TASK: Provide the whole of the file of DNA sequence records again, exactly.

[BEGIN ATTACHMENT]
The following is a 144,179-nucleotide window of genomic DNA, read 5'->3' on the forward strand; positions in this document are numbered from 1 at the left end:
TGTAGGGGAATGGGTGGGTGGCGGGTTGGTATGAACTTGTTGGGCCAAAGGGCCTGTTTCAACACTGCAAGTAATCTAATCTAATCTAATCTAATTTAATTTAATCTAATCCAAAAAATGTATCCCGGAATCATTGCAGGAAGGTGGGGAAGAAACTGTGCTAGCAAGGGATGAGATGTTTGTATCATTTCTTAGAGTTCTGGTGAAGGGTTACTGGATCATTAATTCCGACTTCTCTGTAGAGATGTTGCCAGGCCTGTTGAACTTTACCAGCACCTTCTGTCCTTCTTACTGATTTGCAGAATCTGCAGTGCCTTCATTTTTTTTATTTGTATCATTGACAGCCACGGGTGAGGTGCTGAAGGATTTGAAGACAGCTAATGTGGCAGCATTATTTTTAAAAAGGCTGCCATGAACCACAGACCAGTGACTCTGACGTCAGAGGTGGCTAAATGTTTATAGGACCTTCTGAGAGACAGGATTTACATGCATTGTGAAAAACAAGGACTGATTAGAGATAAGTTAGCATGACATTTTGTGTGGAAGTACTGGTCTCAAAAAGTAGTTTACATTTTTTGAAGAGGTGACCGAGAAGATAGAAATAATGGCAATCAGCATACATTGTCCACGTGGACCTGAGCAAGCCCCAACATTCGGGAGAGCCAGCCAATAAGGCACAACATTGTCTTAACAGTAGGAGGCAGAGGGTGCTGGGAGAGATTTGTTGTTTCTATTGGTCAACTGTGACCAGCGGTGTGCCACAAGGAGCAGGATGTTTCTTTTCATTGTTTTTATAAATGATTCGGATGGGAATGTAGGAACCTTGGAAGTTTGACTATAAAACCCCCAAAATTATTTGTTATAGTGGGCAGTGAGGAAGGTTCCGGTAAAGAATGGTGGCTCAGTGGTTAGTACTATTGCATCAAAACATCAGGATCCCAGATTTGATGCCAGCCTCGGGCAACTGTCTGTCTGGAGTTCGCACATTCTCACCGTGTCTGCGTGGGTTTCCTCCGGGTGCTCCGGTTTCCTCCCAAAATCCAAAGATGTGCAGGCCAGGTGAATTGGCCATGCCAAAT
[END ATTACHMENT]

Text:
The following is a 144,179-nucleotide window of genomic DNA, read 5'->3' on the forward strand; positions in this document are numbered from 1 at the left end:
TGTAGGGGAATGGGTGGGTGGCGGGTTGGTATGAACTTGTTGGGCCAAAGGGCCTGTTTCAACACTGCAAGTAATCTAATCTAATCTAATCTAATTTAATTTAATCTAATCCAAAAAATGTATCCCGGAATCATTGCAGGAAGGTGGGGAAGAAACTGTGCTAGCAAGGGATGAGATGTTTGTATCATTTCTTAGAGTTCTGGTGAAGGGTTACTGGATCATTAATTCCGACTTCTCTGTAGAGATGTTGCCAGGCCTGTTGAACTTTACCAGCACCTTCTGTCCTTCTTACTGATTTGCAGAATCTGCAGTGCCTTCATTTTTTTTATTTGTATCATTGACAGCCACGGGTGAGGTGCTGAAGGATTTGAAGACAGCTAATGTGGCAGCATTATTTTTAAAAAGGCTGCCATGAACCACAGACCAGTGACTCTGACGTCAGAGGTGGCTAAATGTTTATAGGACCTTCTGAGAGACAGGATTTACATGCATTGTGAAAAACAAGGACTGATTAGAGATAAGTTAGCATGACATTTTGTGTGGAAGTACTGGTCTCAAAAAGTAGTTTACATTTTTTGAAGAGGTGACCGAGAAGATAGAAATAATGGCAATCAGCATACATTGTCCACGTGGACCTGAGCAAGCCCCAACATTCGGGAGAGCCAGCCAATAAGGCACAACATTGTCTTAACAGTAGGAGGCAGAGGGTGCTGGGAGAGATTTGTTGTTTCTATTGGTCAACTGTGACCAGCGGTGTGCCACAAGGAGCAGGATGTTTCTTTTCATTGTTTTTATAAATGATTCGGATGGGAATGTAGGAACCTTGGAAGTTTGACTATAAAACCCCCAAAATTATTTGTTATAGTGGGCAGTGAGGAAGGTTCCGGTAAAGAATGGTGGCTCAGTGGTTAGTACTATTGCATCAAAACATCAGGATCCCAGATTTGATGCCAGCCTCGGGCAACTGTCTGTCTGGAGTTCGCACATTCTCACCGTGTCTGCGTGGGTTTCCTCCGGGTGCTCCGGTTTCCTCCCAAAATCCAAAGATGTGCAGGCCAGGTGAATTGGCCATGCCAAAT